This is why venture capital is such a high-risk high-reward effort.

On the one hand, you get a piece of the pie no matter how big it gets, as opposed to a fixed consistent cash flow over the long term. But at the same time, it’s highly likely you get nothing if the pie is burnt. Nada. Zero. Here’s why:

3) Bankruptcy Proceedings

One more thing that makes equity financing riskier for investors is that they have fewer rights in case of bankruptcy.

If the company is unable to pay its debts and files for bankruptcy, lenders are entitled to be paid first (before shareholders).

Stockholders do not have a legal claim to the company’s assets, only creditors have. As a result, during bankruptcy procedures, there’s a higher chance creditors receive full payment or at least a larger share of the company’s assets, as opposed to shareholders.

In contrast, shareholders are the last to get a piece of the pie. Why? Because their claims on the company’s assets have the lowest priority. As a result, they risk losing everything they invested in the business.

This is especially when you’re a holder of common stock, as opposed to preferred stock.

As you can see equity financing is way riskier than debt financing, right?

So shareholders will want to—rightfully so—be better compensated for the additional risk.

The risk of bondholders losing their money is much smaller. In case the company is in financial distress and has to liquidate its assets to pay investors, bondholders will get their money back first.

4) Tax Advantages of Debt

The tax treatment is another big perk of using debt as a financing option.

Interest is tax deductible, while dividends are not.

This means a business can reduce its taxable income by deducting the interest payments it makes on its loans. The result? They will pay less taxes.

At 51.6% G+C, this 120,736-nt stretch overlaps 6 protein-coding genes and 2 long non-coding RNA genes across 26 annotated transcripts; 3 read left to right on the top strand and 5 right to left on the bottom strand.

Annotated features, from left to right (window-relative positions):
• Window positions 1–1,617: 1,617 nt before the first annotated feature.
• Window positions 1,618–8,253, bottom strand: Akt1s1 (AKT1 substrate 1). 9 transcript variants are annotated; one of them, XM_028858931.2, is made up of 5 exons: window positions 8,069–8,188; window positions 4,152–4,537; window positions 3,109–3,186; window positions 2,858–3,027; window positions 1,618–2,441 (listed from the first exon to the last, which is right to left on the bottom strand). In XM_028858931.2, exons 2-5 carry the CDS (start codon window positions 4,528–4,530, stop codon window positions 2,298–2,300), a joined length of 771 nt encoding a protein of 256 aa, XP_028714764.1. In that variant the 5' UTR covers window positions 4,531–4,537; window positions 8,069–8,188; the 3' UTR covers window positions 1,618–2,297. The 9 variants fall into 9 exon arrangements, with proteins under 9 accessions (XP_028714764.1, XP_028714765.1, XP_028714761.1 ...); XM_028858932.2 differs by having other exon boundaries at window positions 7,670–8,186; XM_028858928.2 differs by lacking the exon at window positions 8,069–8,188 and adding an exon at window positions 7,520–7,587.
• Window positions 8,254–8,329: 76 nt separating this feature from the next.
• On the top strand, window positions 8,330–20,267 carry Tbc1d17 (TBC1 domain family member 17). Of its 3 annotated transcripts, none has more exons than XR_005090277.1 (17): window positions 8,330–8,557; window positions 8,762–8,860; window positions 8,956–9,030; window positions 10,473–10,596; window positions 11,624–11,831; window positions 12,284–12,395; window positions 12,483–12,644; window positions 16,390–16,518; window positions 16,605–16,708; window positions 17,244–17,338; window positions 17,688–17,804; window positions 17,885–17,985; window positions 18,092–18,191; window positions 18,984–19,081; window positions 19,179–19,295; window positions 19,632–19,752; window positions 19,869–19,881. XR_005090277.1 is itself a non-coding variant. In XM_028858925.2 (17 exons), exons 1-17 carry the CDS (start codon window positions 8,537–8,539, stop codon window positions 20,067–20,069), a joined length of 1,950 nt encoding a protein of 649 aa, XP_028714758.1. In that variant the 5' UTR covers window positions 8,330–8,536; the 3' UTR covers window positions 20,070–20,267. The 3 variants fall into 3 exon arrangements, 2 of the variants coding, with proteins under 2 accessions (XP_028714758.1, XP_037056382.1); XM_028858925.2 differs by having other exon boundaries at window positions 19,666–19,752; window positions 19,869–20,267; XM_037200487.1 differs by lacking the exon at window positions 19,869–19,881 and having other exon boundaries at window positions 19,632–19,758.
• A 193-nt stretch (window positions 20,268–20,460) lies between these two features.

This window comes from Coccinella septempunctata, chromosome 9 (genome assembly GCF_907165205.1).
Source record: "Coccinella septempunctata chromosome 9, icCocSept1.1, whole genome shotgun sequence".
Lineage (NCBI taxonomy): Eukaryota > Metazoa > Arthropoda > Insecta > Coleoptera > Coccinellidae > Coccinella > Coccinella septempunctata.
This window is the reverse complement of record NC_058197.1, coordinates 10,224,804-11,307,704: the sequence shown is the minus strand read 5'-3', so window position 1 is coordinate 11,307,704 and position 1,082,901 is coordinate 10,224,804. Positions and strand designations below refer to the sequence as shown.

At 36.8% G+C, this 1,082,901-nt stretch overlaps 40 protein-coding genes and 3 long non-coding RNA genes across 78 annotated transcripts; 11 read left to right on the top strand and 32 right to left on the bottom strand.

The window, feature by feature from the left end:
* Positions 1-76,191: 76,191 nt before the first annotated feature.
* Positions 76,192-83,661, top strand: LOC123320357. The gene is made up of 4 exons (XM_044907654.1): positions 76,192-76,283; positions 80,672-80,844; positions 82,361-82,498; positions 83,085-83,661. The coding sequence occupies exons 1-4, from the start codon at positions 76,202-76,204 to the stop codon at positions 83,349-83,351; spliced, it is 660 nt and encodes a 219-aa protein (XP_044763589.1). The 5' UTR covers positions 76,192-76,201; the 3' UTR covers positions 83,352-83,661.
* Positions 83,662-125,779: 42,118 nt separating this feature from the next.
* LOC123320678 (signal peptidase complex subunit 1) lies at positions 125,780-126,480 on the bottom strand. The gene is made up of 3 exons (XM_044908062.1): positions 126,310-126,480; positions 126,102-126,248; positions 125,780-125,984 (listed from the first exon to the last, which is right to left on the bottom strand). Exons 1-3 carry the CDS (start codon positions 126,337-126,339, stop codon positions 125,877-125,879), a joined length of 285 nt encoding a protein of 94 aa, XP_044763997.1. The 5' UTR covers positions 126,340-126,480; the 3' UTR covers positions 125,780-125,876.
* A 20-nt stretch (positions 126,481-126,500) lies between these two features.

Let’s say you run a business and make a profit of $200,000 for the year. And you had to pay $40,000 in interest on your debt. What does this mean? It means you only pay taxes on $160,000 of that profit.

The number the IRS will use to calculate the taxes you owe is smaller, therefore you owe fewer taxes. This can drastically lower the total cost of borrowing money for your company.

In contrast, dividend payments to equity holders are not tax deductible. The business must pay taxes on the earnings it distributes as dividends to shareholders.

Additionally, we can say shareholders are taxed twice.

One time when the company pays taxes on its earnings before distributing dividends, and a second time because shareholders must pay personal taxes on the dividends they receive.

Let’s say your company profits $100,000 for the year and pays a 20% corporate tax rate, leaving it with a net profit of $80,000. If you decide to distribute all of this net profit to equity investors in the form of dividends, they have to pay additional (personal) taxes on what they receive.

This is especially true for an equity investor in a high tax bracket. They pay a lot in taxes, effectively being taxed twice on the same profits.

In a Nutshell

why is equity financing more expensive than debt financing

There you have it! A full breakdown of why equity financing is considered to be more costly than debt financing.

Here’s a recap of why debt financing is cheaper than equity financing:

  1. Uncertain returns: Shareholders want a higher return for the additional risk of not receiving fixed interest payments, as lenders do.
  2. Diluted ownership: In order to keep shareholders happy after their control in the company reduces because the company issued more stock to new investors, it must offer higher returns (generally in the form of dividends).
  3. Bankruptcy proceedings: Shareholders are the last to get paid in case a company goes bankrupt and needs to liquidate its assets. This means they can lose all their money. Meanwhile, this is unlikely to happen for debt funding. As a result, shareholders want better compensation for the extra risk.
  4. Tax advantages of debt: Interest payments on debt are tax deductible in most countries. This lowers the effective cost of debt financing for companies.
Hugo Moreira

Hugo Moreira

Currently finishing a Master's degree in Finance. I'm happy to be able to spend my free time writing and explaining financial concepts to you. You can learn more by visiting the About page.